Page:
Linked by Thom Holwerda on Mon 7th Sep 2009 22:38 UTC, submitted by EvilWells
Debian and its clones Developer Frans Pop, author of debtree, posted an article showing the evolution in size of the GNOME desktop environment in recent Debian releases. The picture he paints isn't particularly pretty: the default GNOME install has increased drastically in size over the years.
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RE[2]: Comment by kaiwai
by darknexus on Tue 8th Sep 2009 14:29 UTC in reply to "RE: Comment by kaiwai"
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You are wrong. What we clearly need is people who use these software to contribute by coding. Surely anyone can code, it's not much harder than learning new language.

Wow, what planet are you living on exactly? Or is it a parallel universe where most people work for the computer instead of having the computer help them get their work done? Most users do not want to code, do not ever want to know how the computer does what it does, and shouldn't have to care. This is a growing attitude problem in the foss community of late, next thing we all know if people like you had your say we'd all have to contribute x amount of coding hours before the software would even work for us. Ridiculous.

We don't need leaders and heavy organizations, community driven model is much better

Which is why the community-driven model has resulted in such a rat's nest? We really do need someone to take the rains and say to all the developers: "This is where we are going, if you don't like it go code somewhere else or start your own project." A thousand people pulling in a thousand little directions is precisely the problem. They need to lay it down and stick to it. That's how Microsoft and Apple got where they are--they know what they want and that's the end they code for. It doesn't please everyone but, as the massive ubiquity of Windows should tell you, it's good enough for the average Joe. That's also the reason Apple is on the rise at least in the U.S, they're delivering an attractive alternative to a good majority of people (myself included). Is it perfect? No. Do they clearly have a design in mind? You bet your ass.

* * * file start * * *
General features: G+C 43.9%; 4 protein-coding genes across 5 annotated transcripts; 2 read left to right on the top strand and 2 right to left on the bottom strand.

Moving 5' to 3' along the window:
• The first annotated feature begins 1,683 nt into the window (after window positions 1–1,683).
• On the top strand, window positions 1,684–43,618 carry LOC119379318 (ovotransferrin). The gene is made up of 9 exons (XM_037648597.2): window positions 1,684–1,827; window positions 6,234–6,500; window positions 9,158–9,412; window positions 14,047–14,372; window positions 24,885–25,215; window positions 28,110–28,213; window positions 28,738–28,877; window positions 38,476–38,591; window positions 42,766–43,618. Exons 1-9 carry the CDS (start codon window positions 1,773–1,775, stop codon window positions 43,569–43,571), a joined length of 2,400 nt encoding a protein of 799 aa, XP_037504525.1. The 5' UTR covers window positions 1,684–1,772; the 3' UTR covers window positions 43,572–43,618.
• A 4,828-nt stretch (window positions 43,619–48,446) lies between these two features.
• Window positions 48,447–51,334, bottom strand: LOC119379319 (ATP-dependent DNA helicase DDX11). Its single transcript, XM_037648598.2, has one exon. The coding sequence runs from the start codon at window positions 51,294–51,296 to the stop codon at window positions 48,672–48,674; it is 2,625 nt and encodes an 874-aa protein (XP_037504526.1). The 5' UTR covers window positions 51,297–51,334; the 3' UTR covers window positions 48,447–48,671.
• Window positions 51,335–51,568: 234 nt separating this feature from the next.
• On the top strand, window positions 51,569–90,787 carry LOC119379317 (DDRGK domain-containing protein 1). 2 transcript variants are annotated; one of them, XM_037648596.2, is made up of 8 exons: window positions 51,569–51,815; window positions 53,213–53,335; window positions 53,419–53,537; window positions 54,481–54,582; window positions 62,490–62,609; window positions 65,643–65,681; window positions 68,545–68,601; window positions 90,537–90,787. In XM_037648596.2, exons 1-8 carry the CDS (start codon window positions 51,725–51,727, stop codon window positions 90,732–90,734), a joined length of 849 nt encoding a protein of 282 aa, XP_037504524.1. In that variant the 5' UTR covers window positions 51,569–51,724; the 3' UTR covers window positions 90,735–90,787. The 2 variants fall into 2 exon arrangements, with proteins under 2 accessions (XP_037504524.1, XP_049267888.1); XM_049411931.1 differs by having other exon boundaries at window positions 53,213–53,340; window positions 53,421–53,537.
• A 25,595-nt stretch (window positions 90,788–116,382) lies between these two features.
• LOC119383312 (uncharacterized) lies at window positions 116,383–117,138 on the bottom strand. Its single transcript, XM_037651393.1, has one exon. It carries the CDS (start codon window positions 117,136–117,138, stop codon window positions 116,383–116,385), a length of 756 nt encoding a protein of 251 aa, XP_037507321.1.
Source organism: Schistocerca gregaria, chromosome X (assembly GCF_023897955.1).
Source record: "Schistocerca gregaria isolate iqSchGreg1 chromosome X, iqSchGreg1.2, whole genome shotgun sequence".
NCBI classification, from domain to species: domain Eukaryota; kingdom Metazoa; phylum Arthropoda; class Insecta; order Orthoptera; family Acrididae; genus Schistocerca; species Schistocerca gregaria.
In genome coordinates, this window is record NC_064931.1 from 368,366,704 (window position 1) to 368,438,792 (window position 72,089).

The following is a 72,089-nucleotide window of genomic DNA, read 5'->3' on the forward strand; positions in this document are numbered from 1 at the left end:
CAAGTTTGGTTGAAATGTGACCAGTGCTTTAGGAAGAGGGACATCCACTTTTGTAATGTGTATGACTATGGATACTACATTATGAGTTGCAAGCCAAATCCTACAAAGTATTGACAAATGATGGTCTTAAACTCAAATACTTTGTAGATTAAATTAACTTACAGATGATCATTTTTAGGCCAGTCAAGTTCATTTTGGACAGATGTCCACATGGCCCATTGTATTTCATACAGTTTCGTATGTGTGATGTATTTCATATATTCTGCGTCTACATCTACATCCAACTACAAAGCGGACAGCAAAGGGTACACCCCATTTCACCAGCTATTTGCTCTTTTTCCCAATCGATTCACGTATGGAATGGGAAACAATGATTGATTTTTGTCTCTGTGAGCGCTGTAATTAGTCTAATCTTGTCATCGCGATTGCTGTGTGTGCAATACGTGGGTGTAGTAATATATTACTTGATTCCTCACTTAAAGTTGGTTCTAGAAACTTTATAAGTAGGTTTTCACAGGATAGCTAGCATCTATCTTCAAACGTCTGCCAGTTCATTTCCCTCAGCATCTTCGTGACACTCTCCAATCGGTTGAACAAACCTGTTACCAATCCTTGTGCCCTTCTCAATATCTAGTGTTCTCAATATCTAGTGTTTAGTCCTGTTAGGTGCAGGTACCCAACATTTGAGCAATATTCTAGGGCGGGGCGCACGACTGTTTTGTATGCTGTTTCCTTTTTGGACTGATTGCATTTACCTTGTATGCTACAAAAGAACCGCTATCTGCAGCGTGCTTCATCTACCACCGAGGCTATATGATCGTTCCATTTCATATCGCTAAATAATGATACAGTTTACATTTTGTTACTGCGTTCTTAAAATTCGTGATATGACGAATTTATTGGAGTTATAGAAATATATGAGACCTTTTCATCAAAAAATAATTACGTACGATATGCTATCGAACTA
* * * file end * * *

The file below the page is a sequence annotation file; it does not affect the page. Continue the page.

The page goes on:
person who codes what ever he likes makes best code.

Agreed, but there are low level things that almost no one ever likes to work on and those get neglected under the current community-driven model. While the person who codes what they enjoy certainly writes the best code, what about those parts that are necessary but that no one enjoys (low level abstraction, debugging, adding features that are demanded but aren't wanted by the coder)? There are a lot of projects that become abandonware or otherwise don't really improve because once the coder is done and it "works for me" as most of them seem to say, it needs tested and debugged in a variety of different setups. It's not fun, it's not glamorous, but it is necessary... and almost no one in the foss world really wants to sit down with their projects and really iron out all the bugs that are reported by users. Do you know how many legitimate bugs get triaged by developers who either don't think it's an issue or just don't want to deal with it, and that's if the users are lucky and don't get a response back saying something egotistical to the effect of"Well, if you can't fix it, shut the f**k up?" Most of those responses come from people with your view, I would guess... the egotistical children of foss.

Did you know that time that it took for you to write this complaint you could have improved those things by contributing code?

Oh, sure. Provided upstream likes it of course and allows the fix in, as long as it doesn't stomp on some other idiot's ego that someone else dare modify his feature or add something new. And don't tell me it never happens (Glibc, anyone?).

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